Fourth criteria: “Management in place (we can’t supply it)”

When applied to us individual investors, Buffett’s fourth criteria for acquiring private businesses could be thought of as having management with proven operational ability and a long tenure within the company or industry.

In Raffles Medical Group’s case, its executive chairman, Dr. Loo Choon Yong, was its co-founder back in 1976 and he’s still heavily involved with the future of the company. Judging from the company’s profits over the past 10 years, Loo not only has a long tenure, but also a history of good execution.

With Vicom, its chief executive Mr Sim Wing Yew, was appointed only back in May 2012, so that’s a short tenure there. Though, it must also be noted that Sim has had prior top-level managerial experience as the chief operating officer of one of ComfortDelGro Corporation’s (SGX: C52) subsidiaries, ComfortDelGro Engineering Pte Ltd, since August 2008 before becoming its chief executive in March 2011. ComfortDelGro Corporation is the majority owner of Vicom.

Mr Goh Choon Phong, the chief executive of Singapore Airlines, first joined the company back in 1990 and assumed his current position in December 2010. The airline’s profits are still erratic after Goh took over as chief executive, having swung from S$1.09 billion in the financial year ended 31 March 2011 to S$401 million over the last 12 months.

So, has Goh actually done a bad job? Not so fast. In this instance, one of Buffett’s famous quips describes the situation somewhat accurately: “When a management with a reputation or brilliance tackles a business with a reputation for bad economics, it is the reputation of the business that remains intact.” Airlines are indeed a tough business to operate in with bad economics.

Fifth criteria: “Simple businesses (if there’s lots of technology, we won’t understand it)”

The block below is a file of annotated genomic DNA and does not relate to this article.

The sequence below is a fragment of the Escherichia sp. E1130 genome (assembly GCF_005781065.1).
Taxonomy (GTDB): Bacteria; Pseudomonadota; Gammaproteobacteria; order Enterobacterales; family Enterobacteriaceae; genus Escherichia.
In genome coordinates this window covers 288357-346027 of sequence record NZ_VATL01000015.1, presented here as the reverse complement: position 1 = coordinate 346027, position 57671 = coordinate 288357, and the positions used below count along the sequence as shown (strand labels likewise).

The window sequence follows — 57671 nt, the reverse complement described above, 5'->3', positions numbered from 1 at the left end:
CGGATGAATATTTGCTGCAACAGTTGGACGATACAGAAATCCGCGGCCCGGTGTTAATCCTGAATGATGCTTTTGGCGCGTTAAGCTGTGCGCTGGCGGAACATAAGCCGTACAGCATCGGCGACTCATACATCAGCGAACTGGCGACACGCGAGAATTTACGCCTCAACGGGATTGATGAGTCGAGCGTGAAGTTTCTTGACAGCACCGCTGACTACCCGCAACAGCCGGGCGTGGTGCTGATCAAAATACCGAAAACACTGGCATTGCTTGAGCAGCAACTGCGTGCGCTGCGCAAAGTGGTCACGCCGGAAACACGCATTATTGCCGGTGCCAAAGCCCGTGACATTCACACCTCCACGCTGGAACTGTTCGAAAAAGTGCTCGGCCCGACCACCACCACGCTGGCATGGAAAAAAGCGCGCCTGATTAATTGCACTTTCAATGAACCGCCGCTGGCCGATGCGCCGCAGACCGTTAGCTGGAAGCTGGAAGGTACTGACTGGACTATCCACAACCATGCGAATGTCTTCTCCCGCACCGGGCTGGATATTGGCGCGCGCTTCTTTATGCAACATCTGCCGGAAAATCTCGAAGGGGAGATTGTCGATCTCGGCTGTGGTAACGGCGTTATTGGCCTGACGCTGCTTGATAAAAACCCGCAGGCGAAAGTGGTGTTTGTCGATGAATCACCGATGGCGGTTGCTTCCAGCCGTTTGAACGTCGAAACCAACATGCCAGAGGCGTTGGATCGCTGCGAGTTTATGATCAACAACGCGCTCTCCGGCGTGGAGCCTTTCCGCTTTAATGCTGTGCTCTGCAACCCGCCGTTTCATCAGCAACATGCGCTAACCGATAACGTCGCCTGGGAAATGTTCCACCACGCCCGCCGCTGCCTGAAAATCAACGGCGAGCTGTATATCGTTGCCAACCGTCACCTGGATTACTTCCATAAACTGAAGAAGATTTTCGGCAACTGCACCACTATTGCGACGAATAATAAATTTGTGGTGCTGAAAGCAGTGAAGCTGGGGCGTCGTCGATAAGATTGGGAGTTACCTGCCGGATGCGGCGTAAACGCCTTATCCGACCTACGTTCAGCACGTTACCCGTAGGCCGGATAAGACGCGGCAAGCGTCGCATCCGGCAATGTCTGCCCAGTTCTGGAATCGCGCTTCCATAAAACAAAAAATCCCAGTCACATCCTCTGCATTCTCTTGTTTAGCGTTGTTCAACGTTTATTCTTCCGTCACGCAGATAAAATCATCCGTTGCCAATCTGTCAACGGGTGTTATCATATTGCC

On a broad level, Raffles Medical Group is in the business of providing healthcare services. So while its doctors and surgeons might utilise the latest medical technologies in performing their duties, the service itself would probably not be construed as having “lots of technology”.

It’s the same with Singapore Airlines, whose basic business involves the transportation of passengers and cargo by air. It’s also interesting to note that Buffett has made several high profile investments into airlines throughout his career, though most weren’t particularly successful investments.

With Vicom, there’s perhaps more technology involved. The company’s main bread and butter deals with the provision of inspection and testing services for motor vehicles as well as industries such as electronics, biotechnology, aerospace, marine and offshore, oil & petrochemical, and engineering and construction; these would all require scientific and engineering knowledge and equipment.

Sixth criteria: “an offering price (we don’t want to waste our time or that of the seller by talking, even preliminary, about a transaction when price is unknown).”

We’re down to Buffett’s last criteria and in here, he often wants the owners of private businesses looking to sell to Berkshire to have a price ready before any talks would occur. With publicly-listed companies, we individual investors are luckier as the price is always there – it’s quoted up-to-the-minute for five days every week!

But it’s not just the price that’s important here. It’s the price we’re paying in relation to a share’s business value that’s crucial. And while using price-to-earnings ratios aren’t the alpha and omega of valuing businesses, it does provide a good gauge for investors on whether they’re getting a relative bargain when buying any particular share.

Company

Trailing price-to-earning ratio

Raffles Medical Group

22

Vicom

18

Singapore Airlines

30

Straits Times Index*

13.2

Source: S&P Capital IQ; *SPDR Straits Times Index ETF website

All three shares are priced more expensively than the market average with SIA being the most costly in terms of its PE ratio. While investors looking for bargains might balk at the higher PE ratios that both Vicom and Raffles Medical Group have, it should also be noted that the market can from time to time, award a higher valuation to businesses with very strong balance sheets (as Vicom and Raffles Medical Group both do) and consistently growing profits.

Foolish Bottom Line

While this exercise is by no means a recommendation for any of the shares mentioned, it does provide individual investors like us a framework for approaching investing in a way that’s akin to Buffett’s.

Given his phenomenal accomplishments in his career, it’ll likely benefit any investor to be able to think about investing like Buffett does.

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The information provided is for general information purposes only and is not intended to be personalised investment or financial advice. Motley Fool Singapore writer Chong Ser Jing owns shares in Berkshire Hathaway and Raffles Medical Group.